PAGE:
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Unread 10-14-2017, 06:30 PM   #10
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Default safety bar

Hi Miles, on the safety bar, and also the coupling link and also the firing pin retainer, you might get the grayish look you want with a little surface prep and maybe some very dilute muriatic acid, (pool acid?) I use it only because it is available everywhere, but, never the less, remember the golden rule,.... AAA (ALWAYS ADD ACID!) to water to dilute... NEVER EVER add water to acid!!!! OOOOhhhh, oh crap! this will never heal! type of burn if you get it wrong.... best to you, til...latr'...GT.....
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Unread 10-14-2017, 06:55 PM   #11
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The blue remover I have been using contains acid and does the effect you described. I’ll tear down my original DWM and see if I can get my shooter parts to match.

On another note do you have any nice original DWM barrels? I would like to get a price on replacing mine as it appears to be an aftermarket replacement.

Thanks!
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Unread 10-14-2017, 10:03 PM   #12
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Default barrels

Hi Miles, on the barrel quest, I can give you a kind of loose order of quality and also the chance of availability?
1) best quality 4" replacement is a WW2 armorers spare, either Steyr or Mauser accepted.. Except for a single and usually very small and nearly polished out acceptance stamp, are un-marked and fit, index and headspace perfectly! Dark salt blue, exceptionally nice... going to cost you somewhere in the $175.00 to $200.00 range...
2) Post war manufacture, marked MADE IN GERMANY they are 98% of what the armorers spares are, but need more attention to headspace correctly, and may or may not index at the correct torque?... Might have to relieve the flange a bit, and that is like starting over each and every time?... $125.00 to $175.00?
3) Lugermans barrels, I have found are on par with the "made in Germany" barrels, and I have installed several, actually all I can get?... The look nice and shoot well, only problem is Eugene is plenty busy with the .45 project, and chances of getting one are slim?... probably around $150.00 a pop I should think?
4) Made in Austria, often marked Bohler (sp.?) steel.. Over buffed and strange profile? Usually very shiny salt blue... Lot'sa work to make fit... I have a few, I hate'em you might love'em...
probably $100.00 to $125.00...
5) Then there is a hodge podge of shade tree barrels, on and off again form the big parts suppliers? Some great quality, some horrible? You can tell until you crank them on?.... SARCO has probably sold more Luger barrels then all of the above put together?...
6) Take off originals, WW1 and/or WW2, they are around, it would be a matter of finding one with excellent bore, and then cleaning up the outside and re-bluing? but not too bad to reinstall? Again, overall, still lot'sa work?... Best to all, til....lat'r....GT...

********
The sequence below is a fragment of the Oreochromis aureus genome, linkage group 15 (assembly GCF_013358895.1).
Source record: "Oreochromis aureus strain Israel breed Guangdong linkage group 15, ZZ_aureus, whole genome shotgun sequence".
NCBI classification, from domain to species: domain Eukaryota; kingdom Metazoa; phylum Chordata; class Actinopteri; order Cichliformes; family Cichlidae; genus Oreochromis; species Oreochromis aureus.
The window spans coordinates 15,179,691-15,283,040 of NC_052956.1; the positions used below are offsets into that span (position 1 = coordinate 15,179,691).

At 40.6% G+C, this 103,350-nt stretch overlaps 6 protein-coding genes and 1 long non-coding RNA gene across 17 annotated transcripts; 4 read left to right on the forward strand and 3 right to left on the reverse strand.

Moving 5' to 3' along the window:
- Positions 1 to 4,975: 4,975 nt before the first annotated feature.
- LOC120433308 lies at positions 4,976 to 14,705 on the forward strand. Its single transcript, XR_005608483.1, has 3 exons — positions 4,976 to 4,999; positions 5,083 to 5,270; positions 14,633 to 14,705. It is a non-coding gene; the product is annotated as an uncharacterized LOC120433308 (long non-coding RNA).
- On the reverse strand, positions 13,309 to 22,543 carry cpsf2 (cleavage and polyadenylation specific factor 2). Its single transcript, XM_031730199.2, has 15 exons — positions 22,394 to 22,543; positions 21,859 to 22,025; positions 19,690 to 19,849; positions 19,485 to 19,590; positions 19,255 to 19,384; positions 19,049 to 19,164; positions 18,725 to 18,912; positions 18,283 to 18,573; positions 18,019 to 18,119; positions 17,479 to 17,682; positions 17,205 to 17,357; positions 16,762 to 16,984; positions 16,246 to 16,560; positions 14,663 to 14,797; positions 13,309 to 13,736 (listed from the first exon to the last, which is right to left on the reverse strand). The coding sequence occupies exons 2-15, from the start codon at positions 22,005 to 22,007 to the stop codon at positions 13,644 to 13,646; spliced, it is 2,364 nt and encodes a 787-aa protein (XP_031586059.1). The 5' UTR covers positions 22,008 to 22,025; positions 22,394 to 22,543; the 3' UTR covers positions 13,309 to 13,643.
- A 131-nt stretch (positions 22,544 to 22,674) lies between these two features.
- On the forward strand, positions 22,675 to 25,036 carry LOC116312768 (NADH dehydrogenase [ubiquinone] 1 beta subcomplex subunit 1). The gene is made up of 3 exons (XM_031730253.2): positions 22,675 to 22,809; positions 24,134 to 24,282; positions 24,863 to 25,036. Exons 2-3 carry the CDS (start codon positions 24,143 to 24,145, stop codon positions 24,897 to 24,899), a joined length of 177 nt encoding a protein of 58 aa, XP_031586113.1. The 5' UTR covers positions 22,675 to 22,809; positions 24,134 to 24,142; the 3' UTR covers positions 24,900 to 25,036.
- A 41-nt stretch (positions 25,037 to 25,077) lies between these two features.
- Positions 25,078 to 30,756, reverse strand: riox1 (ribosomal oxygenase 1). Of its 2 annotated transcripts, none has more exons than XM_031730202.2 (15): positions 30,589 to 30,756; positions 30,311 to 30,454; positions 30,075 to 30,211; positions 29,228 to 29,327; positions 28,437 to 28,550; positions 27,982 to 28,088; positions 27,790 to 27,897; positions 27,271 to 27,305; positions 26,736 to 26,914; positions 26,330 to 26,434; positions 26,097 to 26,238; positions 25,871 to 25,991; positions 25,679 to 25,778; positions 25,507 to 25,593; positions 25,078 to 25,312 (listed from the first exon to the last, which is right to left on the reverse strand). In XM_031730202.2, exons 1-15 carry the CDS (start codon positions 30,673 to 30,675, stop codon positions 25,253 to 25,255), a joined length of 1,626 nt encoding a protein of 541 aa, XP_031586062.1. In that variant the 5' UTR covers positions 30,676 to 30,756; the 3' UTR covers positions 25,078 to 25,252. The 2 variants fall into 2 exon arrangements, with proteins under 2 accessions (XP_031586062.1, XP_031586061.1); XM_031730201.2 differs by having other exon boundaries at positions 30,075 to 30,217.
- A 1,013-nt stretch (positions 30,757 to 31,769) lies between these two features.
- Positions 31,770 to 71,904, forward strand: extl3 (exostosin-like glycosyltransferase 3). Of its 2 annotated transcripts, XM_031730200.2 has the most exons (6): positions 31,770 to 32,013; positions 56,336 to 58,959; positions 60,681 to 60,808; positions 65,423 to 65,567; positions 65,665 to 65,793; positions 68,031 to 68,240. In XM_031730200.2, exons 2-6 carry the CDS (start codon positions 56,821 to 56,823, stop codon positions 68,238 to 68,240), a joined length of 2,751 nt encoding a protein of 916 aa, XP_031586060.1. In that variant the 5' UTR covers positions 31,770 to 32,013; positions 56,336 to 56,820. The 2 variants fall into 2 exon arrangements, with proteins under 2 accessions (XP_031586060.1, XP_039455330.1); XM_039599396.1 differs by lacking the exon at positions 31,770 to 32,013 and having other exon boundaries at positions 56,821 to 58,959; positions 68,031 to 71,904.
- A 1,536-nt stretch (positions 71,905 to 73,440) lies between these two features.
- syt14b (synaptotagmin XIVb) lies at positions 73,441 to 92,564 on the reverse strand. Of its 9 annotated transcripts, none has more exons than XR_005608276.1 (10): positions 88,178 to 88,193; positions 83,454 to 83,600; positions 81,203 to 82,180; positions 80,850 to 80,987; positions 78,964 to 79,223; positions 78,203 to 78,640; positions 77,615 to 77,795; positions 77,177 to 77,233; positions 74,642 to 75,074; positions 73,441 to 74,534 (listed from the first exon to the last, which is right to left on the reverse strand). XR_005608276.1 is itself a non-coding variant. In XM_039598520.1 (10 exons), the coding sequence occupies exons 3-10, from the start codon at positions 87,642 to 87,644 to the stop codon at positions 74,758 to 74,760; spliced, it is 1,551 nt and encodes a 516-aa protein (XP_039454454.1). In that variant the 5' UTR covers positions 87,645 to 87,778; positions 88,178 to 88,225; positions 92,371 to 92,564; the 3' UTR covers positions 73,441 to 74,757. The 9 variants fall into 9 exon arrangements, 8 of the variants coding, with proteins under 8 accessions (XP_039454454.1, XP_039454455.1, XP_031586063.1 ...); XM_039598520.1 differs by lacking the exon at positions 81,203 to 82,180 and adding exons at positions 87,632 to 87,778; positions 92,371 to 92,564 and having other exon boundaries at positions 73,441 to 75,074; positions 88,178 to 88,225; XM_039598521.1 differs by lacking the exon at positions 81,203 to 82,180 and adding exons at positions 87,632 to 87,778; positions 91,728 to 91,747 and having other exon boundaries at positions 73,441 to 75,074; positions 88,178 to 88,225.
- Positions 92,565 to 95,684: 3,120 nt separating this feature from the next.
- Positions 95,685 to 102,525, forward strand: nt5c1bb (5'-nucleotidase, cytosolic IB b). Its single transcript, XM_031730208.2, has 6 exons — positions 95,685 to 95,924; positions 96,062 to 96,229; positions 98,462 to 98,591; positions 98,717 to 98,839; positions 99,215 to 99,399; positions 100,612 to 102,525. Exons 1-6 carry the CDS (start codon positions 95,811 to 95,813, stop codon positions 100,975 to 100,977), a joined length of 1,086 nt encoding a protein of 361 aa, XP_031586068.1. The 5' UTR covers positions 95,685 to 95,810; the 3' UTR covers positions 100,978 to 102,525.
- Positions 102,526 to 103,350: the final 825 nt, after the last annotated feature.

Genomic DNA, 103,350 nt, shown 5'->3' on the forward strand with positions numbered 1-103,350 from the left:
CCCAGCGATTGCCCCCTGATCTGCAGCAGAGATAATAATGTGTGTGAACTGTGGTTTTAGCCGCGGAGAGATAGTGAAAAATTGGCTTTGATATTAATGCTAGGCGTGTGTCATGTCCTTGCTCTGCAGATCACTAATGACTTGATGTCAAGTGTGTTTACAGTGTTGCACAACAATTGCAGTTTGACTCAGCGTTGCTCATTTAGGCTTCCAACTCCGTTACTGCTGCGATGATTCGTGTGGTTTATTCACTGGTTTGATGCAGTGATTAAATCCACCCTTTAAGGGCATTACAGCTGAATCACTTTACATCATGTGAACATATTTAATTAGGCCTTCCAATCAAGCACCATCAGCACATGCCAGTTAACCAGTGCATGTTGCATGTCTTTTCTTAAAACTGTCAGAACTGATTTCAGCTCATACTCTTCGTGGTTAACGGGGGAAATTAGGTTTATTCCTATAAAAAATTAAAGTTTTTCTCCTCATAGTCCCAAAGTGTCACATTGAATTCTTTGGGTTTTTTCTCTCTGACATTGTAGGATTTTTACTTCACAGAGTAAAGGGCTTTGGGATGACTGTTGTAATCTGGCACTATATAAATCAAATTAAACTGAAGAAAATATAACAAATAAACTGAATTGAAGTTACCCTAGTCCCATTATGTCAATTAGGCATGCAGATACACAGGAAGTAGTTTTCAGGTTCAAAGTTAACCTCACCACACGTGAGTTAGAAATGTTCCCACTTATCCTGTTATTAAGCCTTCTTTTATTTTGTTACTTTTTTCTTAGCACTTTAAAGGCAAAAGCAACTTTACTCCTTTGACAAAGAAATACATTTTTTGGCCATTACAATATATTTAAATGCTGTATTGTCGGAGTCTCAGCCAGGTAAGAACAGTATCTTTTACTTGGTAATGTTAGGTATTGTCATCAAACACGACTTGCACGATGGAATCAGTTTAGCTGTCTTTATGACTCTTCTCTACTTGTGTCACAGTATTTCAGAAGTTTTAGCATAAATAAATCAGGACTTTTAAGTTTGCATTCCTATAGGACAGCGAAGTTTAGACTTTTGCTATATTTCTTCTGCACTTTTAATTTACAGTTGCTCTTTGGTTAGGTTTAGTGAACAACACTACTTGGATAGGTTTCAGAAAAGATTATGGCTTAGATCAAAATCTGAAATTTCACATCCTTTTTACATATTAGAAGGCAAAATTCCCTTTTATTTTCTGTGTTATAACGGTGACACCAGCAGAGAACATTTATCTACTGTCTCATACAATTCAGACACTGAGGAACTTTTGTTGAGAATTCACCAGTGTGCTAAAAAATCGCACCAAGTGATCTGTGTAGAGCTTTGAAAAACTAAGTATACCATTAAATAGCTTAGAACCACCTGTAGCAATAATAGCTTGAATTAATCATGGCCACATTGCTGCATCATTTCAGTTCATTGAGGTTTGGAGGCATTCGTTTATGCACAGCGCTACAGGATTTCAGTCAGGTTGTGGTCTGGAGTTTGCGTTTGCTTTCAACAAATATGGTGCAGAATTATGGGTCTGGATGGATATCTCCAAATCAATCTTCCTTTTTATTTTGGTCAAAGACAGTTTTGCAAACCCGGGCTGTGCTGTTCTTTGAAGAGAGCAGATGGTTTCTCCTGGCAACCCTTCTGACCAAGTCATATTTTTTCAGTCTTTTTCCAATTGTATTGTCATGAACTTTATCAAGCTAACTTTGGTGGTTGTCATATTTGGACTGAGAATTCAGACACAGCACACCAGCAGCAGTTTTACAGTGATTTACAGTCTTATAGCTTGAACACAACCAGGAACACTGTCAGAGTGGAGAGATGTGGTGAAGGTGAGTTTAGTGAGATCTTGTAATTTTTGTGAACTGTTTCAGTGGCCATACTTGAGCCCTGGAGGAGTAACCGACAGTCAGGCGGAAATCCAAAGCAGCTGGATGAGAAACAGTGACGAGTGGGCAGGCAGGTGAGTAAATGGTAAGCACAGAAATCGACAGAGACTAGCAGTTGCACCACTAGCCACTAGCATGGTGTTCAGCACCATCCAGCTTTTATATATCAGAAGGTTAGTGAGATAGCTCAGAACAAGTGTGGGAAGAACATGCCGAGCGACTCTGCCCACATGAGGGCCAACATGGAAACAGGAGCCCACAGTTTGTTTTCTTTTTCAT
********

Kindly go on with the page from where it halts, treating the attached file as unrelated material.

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Unread 10-16-2017, 03:45 PM   #13
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Thanks for the detailed information sir. I will be on the lookout for an original.
The bore on mine is very good so there is no rush.

-Miles
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Unread 11-10-2017, 09:20 AM   #14
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Update:

Got fire bluing done then installed a set of Nill-Griffe grips. I also used a more accurate color for the GESICHERT repaint and refinished the safety bar as GT suggested. I think it looks much better now overall.

I was able to purchase the grips from another member who had Hugh cut the checkering on them some time ago but never used them.

Canít get over the quality and fitment of these grips. No sanding or fitment of any kind was required they just snapped in very tightly.
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Unread 11-10-2017, 09:49 AM   #15
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What paint did you use for refreshing Gesichert?
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Unread 11-10-2017, 09:57 AM   #16
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I just mixed some Testors Model Master Light Ivory 2709 and Model Master Insignia Yellow 33538 until I got the color I wanted.

It's not perfect but pretty darn close. Closer match than I expected to be honest.
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Unread 11-10-2017, 01:58 PM   #17
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I have always wondered just how well the Nill-Griffe Luger grips actually fit up. They have a wonderful reputation, and a price tag to match!! One usually has to pay for quality......the old "cry once" thing. Were those grips originally smooth, and then checkered by Hugh? You have produced a most handsome Luger that most anyone would be proud to own.....good job!!
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Unread 11-10-2017, 02:08 PM   #18
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Thanks for the kind words!

Yes, they were originally smooth and Hugh hand cut the checkering.
I believe they are cut at 20 or 21 LPI.
It really looks identical to the checkering on my original 1917 DWM.

As far as the price goes there just seems to be no other option. I bough 5 or 6 sets of cheaper reproductions and all had MAJOR flaws. I couldn't believe these just fit without any modification at all.
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Unread 11-10-2017, 03:14 PM   #19
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Default looks great!

Hi Miles, you did a great job and it looks as if it sat in a drawer for the last 100 years! One more little tip? Don't clean the area you just applied the enamel paint to, at least for awhile? it takes a few months to cure rock solid.... and cleaning oil will lift it prior to a long cure period.. after that, you can't hardly get it out! Best to you, til...lat'r....GT...
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Unread 11-10-2017, 09:32 PM   #20
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Also made the sides of the extractor ďin the whiteĒ to be correct.